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Rewriting Human Evolutionary History with Dragon Man

Analyses on an ancient human skull renews evolutionary relationships between Homo species.

Where did we come from? This is a longstanding question that we have been asking for generations. Though there is mounting evidence that several human lineages co-existed with Homo sapiens during the Middle and Late Pleistocene (about 130,000 years ago), the relationships between them remain debatable.

In the Geoscience Museum in Hebei GEO University sits a near-perfect preserved ancient human fossil known as the Harbin cranium. Belonging to what scientists are now calling a new human species named Homo longi or “Dragon Man,” the cranium is known to be the largest of Homo skulls so far. Published across three papers in The Innovation, the findings suggest that the Homo longi lineage may be our closest relatives, potentially reshaping our understanding of human evolution.

“The Harbin fossil is one of the most complete human cranial fossils in the world,” said author Qiang Ji, a professor of palaeontology of Hebei GEO university. “This fossil preserved many morphological details that are critical for understanding the evolution of the Homo genus and the origin of Homo sapiens.”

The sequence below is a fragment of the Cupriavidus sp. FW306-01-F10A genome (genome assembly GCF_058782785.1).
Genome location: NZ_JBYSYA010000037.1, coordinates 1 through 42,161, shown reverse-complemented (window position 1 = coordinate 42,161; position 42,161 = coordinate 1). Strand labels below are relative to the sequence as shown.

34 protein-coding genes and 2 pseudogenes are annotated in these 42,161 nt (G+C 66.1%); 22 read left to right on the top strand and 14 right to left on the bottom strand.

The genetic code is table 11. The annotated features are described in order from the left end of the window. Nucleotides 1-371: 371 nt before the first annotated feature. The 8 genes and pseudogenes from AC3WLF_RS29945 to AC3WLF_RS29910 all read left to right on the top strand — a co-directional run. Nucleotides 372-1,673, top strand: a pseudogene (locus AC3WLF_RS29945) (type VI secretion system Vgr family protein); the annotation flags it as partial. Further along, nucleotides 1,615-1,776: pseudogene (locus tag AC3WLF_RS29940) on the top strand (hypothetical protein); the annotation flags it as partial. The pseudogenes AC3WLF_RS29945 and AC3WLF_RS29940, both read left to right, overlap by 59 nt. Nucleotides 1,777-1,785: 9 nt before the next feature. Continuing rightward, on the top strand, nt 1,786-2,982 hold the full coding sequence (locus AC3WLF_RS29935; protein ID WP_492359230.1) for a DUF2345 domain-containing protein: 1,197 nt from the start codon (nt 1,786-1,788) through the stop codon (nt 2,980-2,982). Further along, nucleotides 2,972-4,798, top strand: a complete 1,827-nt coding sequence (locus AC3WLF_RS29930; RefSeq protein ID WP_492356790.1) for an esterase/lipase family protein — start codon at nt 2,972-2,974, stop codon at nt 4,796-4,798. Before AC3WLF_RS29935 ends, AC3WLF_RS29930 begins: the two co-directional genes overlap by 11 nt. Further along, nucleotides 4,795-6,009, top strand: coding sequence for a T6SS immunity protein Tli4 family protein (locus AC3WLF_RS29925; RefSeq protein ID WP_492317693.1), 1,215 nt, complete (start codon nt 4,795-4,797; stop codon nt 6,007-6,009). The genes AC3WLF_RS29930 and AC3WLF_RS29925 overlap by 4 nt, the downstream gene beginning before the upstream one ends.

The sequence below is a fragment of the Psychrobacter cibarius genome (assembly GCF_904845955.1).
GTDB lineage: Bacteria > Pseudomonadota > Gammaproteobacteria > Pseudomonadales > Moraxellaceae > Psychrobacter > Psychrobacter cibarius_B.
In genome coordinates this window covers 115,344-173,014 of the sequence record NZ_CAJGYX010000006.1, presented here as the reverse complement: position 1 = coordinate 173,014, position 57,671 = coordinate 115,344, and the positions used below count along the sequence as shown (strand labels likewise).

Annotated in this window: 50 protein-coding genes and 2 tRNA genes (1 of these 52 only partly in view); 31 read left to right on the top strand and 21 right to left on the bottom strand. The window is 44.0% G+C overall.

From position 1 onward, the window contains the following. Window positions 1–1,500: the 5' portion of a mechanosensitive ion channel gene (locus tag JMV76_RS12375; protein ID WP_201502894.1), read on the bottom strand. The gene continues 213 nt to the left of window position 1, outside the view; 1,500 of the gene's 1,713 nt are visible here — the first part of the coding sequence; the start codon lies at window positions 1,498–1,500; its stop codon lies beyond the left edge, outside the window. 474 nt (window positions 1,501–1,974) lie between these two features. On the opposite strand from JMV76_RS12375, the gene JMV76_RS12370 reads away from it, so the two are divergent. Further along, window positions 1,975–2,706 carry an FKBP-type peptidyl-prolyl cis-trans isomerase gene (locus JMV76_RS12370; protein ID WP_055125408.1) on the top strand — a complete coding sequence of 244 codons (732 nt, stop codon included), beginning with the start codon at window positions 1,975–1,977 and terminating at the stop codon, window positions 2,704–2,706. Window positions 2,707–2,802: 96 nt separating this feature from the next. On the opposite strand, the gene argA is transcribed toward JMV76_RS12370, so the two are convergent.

Discovered in the depths of Harbin City of the Heilongjiang province of China in the 1930s, the enormous skull is said to hold a brain as large as the modern human’s but had larger, almost square eye sockets, thick brow ridges, a wide mouth, and oversized teeth.

“While it shows typical archaic human features, the Harbin cranium presents a mosaic combination of primitive and derived characteristics setting itself apart from all the other previously-named Homo species,” said Ji, leading to its new species designation of Homo longi.

Utilising a series of geochemical analyses, Ji, Ni, and colleagues dated the Harbin fossil to at least 146,000 years ago, placing it in the Middle Pleistocene, a dynamic era of human species migration. During this period, it is hypothesised that the two lineages H. longi and H. sapiens could have encountered each other.

In studying the ectocranial sutures, scientists deduce that the skull likely belongs to a male individual of about 50 years old, living in a forested floodplain environment as part of a small community. Like Homo sapiens, the Dragon Man fed off the land, hunting animals and gathering fruits. Given the fossil’s large size as well as where it was found, the scientists suggest that the H. longi may have been well-adapted for harsh environments, thereby allowing them to migrate across Asia.

Further analyses pin the Homo longi as a closer relative to modern humans than Neanderthals. “It is widely believed that the Neanderthal belongs to an extinct lineage that is the closest relative of our own species. However, our discovery suggests that the new lineage we identified that includes Homo longi is the actual sister group of H. sapiens,” said Ni.

The scientists believe that these findings from the Harbin cranium present us with more evidence to understand the evolutionary relationships between the diverse Homo species and with it, we may rewrite our current understanding of human evolutionary history. [APBN]

Source: Ni et al. (2021). Massive cranium from Harbin in northeastern China establishes a new Middle Pleistocene human lineage. The Innovation.